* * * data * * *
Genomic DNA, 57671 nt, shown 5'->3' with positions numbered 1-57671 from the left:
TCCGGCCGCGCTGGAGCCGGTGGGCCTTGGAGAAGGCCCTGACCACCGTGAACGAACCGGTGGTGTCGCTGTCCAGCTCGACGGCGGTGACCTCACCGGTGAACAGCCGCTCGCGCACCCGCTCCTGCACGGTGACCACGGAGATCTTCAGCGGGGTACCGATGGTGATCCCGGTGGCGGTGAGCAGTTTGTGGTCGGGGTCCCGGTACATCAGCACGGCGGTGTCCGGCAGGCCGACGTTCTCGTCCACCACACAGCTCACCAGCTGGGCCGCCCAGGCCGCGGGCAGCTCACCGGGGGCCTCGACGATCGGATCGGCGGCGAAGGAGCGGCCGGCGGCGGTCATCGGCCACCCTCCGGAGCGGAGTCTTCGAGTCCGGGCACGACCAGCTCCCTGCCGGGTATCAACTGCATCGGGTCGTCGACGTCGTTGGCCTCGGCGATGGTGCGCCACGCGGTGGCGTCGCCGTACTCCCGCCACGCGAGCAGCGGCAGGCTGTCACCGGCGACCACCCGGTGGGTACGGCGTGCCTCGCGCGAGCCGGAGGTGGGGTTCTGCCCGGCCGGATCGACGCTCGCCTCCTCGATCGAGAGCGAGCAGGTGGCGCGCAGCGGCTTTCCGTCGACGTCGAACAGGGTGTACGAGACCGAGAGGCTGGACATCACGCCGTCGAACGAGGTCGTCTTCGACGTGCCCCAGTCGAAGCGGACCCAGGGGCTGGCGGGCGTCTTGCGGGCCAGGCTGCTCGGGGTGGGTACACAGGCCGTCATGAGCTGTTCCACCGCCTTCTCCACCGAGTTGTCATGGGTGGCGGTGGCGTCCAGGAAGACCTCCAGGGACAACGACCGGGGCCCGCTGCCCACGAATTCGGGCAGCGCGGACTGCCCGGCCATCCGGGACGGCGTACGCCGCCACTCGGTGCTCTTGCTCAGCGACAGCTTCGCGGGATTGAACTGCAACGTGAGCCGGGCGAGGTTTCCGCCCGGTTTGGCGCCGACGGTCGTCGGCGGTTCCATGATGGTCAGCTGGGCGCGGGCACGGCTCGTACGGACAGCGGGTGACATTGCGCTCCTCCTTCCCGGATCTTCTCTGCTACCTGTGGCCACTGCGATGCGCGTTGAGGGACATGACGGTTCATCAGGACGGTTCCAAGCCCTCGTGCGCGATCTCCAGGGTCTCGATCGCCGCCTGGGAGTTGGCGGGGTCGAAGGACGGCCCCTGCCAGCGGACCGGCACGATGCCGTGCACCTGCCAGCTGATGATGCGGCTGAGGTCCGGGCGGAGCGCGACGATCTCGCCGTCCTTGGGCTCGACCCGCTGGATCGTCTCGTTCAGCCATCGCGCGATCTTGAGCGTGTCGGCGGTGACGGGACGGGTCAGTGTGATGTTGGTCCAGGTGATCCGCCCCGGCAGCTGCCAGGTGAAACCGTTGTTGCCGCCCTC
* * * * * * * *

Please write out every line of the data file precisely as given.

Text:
Genomic DNA, 57671 nt, shown 5'->3' with positions numbered 1-57671 from the left:
TCCGGCCGCGCTGGAGCCGGTGGGCCTTGGAGAAGGCCCTGACCACCGTGAACGAACCGGTGGTGTCGCTGTCCAGCTCGACGGCGGTGACCTCACCGGTGAACAGCCGCTCGCGCACCCGCTCCTGCACGGTGACCACGGAGATCTTCAGCGGGGTACCGATGGTGATCCCGGTGGCGGTGAGCAGTTTGTGGTCGGGGTCCCGGTACATCAGCACGGCGGTGTCCGGCAGGCCGACGTTCTCGTCCACCACACAGCTCACCAGCTGGGCCGCCCAGGCCGCGGGCAGCTCACCGGGGGCCTCGACGATCGGATCGGCGGCGAAGGAGCGGCCGGCGGCGGTCATCGGCCACCCTCCGGAGCGGAGTCTTCGAGTCCGGGCACGACCAGCTCCCTGCCGGGTATCAACTGCATCGGGTCGTCGACGTCGTTGGCCTCGGCGATGGTGCGCCACGCGGTGGCGTCGCCGTACTCCCGCCACGCGAGCAGCGGCAGGCTGTCACCGGCGACCACCCGGTGGGTACGGCGTGCCTCGCGCGAGCCGGAGGTGGGGTTCTGCCCGGCCGGATCGACGCTCGCCTCCTCGATCGAGAGCGAGCAGGTGGCGCGCAGCGGCTTTCCGTCGACGTCGAACAGGGTGTACGAGACCGAGAGGCTGGACATCACGCCGTCGAACGAGGTCGTCTTCGACGTGCCCCAGTCGAAGCGGACCCAGGGGCTGGCGGGCGTCTTGCGGGCCAGGCTGCTCGGGGTGGGTACACAGGCCGTCATGAGCTGTTCCACCGCCTTCTCCACCGAGTTGTCATGGGTGGCGGTGGCGTCCAGGAAGACCTCCAGGGACAACGACCGGGGCCCGCTGCCCACGAATTCGGGCAGCGCGGACTGCCCGGCCATCCGGGACGGCGTACGCCGCCACTCGGTGCTCTTGCTCAGCGACAGCTTCGCGGGATTGAACTGCAACGTGAGCCGGGCGAGGTTTCCGCCCGGTTTGGCGCCGACGGTCGTCGGCGGTTCCATGATGGTCAGCTGGGCGCGGGCACGGCTCGTACGGACAGCGGGTGACATTGCGCTCCTCCTTCCCGGATCTTCTCTGCTACCTGTGGCCACTGCGATGCGCGTTGAGGGACATGACGGTTCATCAGGACGGTTCCAAGCCCTCGTGCGCGATCTCCAGGGTCTCGATCGCCGCCTGGGAGTTGGCGGGGTCGAAGGACGGCCCCTGCCAGCGGACCGGCACGATGCCGTGCACCTGCCAGCTGATGATGCGGCTGAGGTCCGGGCGGAGCGCGACGATCTCGCCGTCCTTGGGCTCGACCCGCTGGATCGTCTCGTTCAGCCATCGCGCGATCTTGAGCGTGTCGGCGGTGACGGGACGGGTCAGTGTGATGTTGGTCCAGGTGATCCGCCCCGGCAGCTGCCAGGTGAAACCGTTGTTGCCGCCCTC